Commander of CENTCOM during Bush the Elder‘s Gulf war last decade, retired general Anthony Zinni of the U.S. Marine Corps has the cred to talk about what’s going on now. He was even Bush Junior‘s envoy to the Middle East early on, trying to restart the Israeli-Arab peace process as the key to promoting stability in the region. Until, that is, the neocons and oil-hungry Dick Cheney combined to shove him aside.
Three years later, what is happening is that, right in the middle of the fragile Middle East, Iraq is plummeting into full-fledged civil war, and Americans are dying over there for nothing. On Wednesday, the Iraqi daily paper Addaawa noted, “The wave of violence overwhelming Iraq is central for those who care about the country. What is astonishing in the bloody scene of Iraq is the intermingling of political and criminal aspects.”
Zinni also can’t be accused of being a Monday-morning quarterback. In a powerful speech this past May at a Center for Defense Information dinner, the general recalled his Senate testimony just before last year’s invasion of Iraq by the Bush regime:
I testified before the Senate Foreign Relations Committee one month before the war, and Senator [Richard] Lugar asked me: “General Zinni, do you feel the threat from Saddam Hussein is imminent?” I said: “No, not at all.” It was not an imminent threat. Not even close. Not grave, gathering, imminent, serious, severe, mildly upsetting, none of those.
Zinni’s speech laid out what he called “10 crucial mistakes,” and he suggested solutions, starting with a sincere, “mature” effort to enlist the U.N., instead of just “dropping paper” on the other nations with our own list of what we’re going to do.
This is not the sort of thing that Doug Feith and other fanatical neocon supporters of Israel’s right-wing government want other Americans to hear, but the tragic battle between Israelis and Arabs is one of the keys to peace in Iraq. Zinni recalled the insane patter during the run-up to the U.S. invasion of Iraq:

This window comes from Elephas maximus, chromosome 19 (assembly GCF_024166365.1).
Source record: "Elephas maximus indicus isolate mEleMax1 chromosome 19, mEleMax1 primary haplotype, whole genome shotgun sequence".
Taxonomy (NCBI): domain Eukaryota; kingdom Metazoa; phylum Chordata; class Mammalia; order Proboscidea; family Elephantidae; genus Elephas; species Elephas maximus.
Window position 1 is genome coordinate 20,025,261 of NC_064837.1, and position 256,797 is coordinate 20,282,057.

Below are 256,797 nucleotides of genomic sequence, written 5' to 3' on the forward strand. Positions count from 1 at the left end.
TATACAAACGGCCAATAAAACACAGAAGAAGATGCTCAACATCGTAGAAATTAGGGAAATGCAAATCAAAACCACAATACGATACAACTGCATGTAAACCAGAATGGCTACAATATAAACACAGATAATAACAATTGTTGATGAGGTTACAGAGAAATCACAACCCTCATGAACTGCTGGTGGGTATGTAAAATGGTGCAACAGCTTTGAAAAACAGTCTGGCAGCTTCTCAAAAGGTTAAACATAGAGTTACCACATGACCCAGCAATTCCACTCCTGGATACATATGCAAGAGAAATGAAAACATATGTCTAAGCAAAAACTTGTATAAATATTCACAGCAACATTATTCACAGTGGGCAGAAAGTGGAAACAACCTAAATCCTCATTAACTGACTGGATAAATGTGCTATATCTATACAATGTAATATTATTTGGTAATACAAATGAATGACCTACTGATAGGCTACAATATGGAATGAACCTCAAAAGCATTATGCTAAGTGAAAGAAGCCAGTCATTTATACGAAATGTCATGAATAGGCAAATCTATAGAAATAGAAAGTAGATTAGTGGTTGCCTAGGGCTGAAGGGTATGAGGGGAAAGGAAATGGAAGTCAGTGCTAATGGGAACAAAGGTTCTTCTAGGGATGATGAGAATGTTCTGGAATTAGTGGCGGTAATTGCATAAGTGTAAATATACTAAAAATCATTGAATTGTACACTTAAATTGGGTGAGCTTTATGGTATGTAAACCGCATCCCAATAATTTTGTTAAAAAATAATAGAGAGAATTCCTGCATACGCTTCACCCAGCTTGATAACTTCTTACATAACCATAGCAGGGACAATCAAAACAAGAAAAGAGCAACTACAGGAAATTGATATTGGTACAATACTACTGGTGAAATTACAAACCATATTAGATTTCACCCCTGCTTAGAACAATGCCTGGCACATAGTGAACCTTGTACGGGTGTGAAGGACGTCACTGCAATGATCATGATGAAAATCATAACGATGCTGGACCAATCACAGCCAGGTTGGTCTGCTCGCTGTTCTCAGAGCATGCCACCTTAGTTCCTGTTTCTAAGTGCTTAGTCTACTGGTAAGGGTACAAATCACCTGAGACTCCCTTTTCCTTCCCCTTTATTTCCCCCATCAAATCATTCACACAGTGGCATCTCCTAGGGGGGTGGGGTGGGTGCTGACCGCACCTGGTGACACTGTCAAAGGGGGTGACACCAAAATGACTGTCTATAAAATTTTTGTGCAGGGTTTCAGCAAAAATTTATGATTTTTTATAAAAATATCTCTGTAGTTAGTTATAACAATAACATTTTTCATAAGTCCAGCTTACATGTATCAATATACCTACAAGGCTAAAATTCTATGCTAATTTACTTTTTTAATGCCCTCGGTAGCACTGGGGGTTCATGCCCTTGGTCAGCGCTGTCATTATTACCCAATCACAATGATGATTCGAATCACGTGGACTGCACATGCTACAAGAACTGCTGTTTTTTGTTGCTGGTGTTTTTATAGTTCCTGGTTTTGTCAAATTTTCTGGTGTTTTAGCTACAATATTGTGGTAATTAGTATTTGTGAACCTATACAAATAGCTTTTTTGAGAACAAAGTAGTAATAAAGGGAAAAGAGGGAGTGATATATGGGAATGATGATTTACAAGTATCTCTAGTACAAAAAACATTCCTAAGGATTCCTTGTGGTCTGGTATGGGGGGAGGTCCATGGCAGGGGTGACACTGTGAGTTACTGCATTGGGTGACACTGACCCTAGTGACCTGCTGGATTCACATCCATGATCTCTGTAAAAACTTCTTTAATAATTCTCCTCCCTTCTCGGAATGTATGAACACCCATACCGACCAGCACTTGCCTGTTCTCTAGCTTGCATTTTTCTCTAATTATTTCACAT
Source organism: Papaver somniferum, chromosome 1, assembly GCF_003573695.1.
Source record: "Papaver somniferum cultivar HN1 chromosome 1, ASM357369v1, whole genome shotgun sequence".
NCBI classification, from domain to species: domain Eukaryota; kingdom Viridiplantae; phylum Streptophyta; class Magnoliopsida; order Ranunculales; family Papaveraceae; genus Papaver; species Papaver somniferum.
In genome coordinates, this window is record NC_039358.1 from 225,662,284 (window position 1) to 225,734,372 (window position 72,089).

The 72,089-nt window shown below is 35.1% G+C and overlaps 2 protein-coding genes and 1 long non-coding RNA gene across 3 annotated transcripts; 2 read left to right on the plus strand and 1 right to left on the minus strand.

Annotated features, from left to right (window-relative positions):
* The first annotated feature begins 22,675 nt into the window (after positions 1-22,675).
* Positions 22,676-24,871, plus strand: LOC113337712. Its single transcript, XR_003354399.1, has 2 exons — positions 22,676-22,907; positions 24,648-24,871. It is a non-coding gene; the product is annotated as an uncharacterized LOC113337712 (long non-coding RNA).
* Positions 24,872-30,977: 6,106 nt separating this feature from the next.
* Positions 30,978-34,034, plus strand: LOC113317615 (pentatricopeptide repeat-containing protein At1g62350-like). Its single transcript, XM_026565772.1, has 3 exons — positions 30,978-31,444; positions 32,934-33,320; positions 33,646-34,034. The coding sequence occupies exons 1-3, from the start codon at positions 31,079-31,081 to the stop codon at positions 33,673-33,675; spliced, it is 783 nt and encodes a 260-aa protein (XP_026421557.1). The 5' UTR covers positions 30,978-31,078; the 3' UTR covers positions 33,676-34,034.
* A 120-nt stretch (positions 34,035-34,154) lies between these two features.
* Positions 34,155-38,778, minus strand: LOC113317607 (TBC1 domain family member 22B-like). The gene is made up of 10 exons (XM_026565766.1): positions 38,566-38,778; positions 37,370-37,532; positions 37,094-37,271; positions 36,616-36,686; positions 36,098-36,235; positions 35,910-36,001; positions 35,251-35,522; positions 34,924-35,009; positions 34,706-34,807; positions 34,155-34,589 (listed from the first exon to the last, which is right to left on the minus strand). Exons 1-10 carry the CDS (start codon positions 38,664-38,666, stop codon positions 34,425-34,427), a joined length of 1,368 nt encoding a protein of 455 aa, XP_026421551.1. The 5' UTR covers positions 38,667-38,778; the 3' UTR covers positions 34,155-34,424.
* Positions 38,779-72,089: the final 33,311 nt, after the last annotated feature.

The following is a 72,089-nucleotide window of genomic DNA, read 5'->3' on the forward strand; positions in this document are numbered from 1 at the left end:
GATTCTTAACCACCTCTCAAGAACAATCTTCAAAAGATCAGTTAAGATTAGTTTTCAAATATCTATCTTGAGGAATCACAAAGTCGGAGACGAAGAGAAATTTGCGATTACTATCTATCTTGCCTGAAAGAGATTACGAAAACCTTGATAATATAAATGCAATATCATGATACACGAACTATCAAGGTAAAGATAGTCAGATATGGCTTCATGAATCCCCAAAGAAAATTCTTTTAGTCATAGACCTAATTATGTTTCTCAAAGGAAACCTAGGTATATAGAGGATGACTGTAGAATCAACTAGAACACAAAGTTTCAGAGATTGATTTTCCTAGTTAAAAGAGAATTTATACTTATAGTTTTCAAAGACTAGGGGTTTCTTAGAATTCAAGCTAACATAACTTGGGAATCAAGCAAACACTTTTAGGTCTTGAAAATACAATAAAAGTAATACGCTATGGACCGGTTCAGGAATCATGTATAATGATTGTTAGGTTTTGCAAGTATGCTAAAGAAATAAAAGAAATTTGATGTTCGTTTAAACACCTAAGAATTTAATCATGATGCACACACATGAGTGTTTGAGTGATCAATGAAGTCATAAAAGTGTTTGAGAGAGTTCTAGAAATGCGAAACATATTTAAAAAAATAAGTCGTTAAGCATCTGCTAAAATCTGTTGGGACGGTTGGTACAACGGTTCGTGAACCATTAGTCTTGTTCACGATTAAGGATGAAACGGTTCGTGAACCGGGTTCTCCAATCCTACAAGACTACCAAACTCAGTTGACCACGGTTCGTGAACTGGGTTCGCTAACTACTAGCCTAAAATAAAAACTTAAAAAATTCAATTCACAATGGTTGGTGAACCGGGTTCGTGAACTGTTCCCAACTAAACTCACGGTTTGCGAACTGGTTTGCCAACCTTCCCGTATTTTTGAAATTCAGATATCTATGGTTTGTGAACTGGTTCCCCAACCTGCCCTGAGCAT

I couldn’t believe what I was hearing about the benefits of this strategic move. That the road to Jerusalem led through Baghdad, when just the opposite is true: The road to Baghdad led through Jerusalem. You solve the Middle East peace process, you’d be surprised what kinds of other things will work out.
The idea that we will walk in and be met with open arms. The idea that we will have people that will glom on to democracy overnight. The idea that strategically we will reform, reshape, and change the Middle East by this action—we’ve changed it all right.
So we had a basic flawed strategy. All those that believed this was going to be the catalyst for some kind of positive change out there, or some sort of revolutionary change in the region, I think got more than they bargained for, and didn’t understand the region, the culture, the situation, and the issues, and the effect that what they were about to do was going to have on those.
Once we got to Iraq, of course, we kept hanging on to our ignorance of the region the way an inexperienced stagecoach driver with a runaway team of horses jerks the reins tighter and tighter. One of the most telling episodes was in July 2003, before we offended Arabs worldwide by poking fun at their johnsons and riding their grandmothers like donkeys. Saddam’s sons Uday and Qusay were killed in a battle with U.S. soldiers, but it was the aftermath of their deaths that pointed to U.S. political strategists’ lack of shrewdness in not getting the monkey off our back. Zinni recalls it this way:
When we went through that, you know, Weekend at Bernie’s session with the sons of Saddam. After we got those two guys, I would’ve turned those bodies over to the Governing Council. Immediately.
And I would’ve said to the Governing Council, “You own them. You can bury them according to Muslim tradition within 24 hours. You can show them on Al Jazeera and Al-Arabiya. You can bury them and tell the people you verified who they are. They’re yours.”
What did we do? We kept the bodies. We violated Muslim traditional burial. We showed them out to the world. We owned the problem, and that was a small problem that could’ve been put on their back, to begin kind of transferring that monkey.
And as for the military intelligence that justified our invasion? “The books were cooked, in my mind,” Zinni said. “The intelligence was not there.”
In Zinni’s case, however, that’s not true. The general’s nothing if not web-friendly, but here’s one more piece of evidence from elsewhere. In October 2002, Zinni sorted through our country’s options during a speech at the Middle East Institute in D.C. This is how Salon put it:
Zinni stressed the need to get the Israeli-Palestinian peace process back on track, build a broad coalition against Iraq, create trust among allies in the region—and put Saddam Hussein’s threat in perspective.
He also took issue with hawks in and around the administration who downplay the importance of Arab sentiment in the region. “I’m not sure which planet they live on,” Zinni said, “because it isn’t the one that I travel.”
Now that is true. Bush thinks it’s his own planet.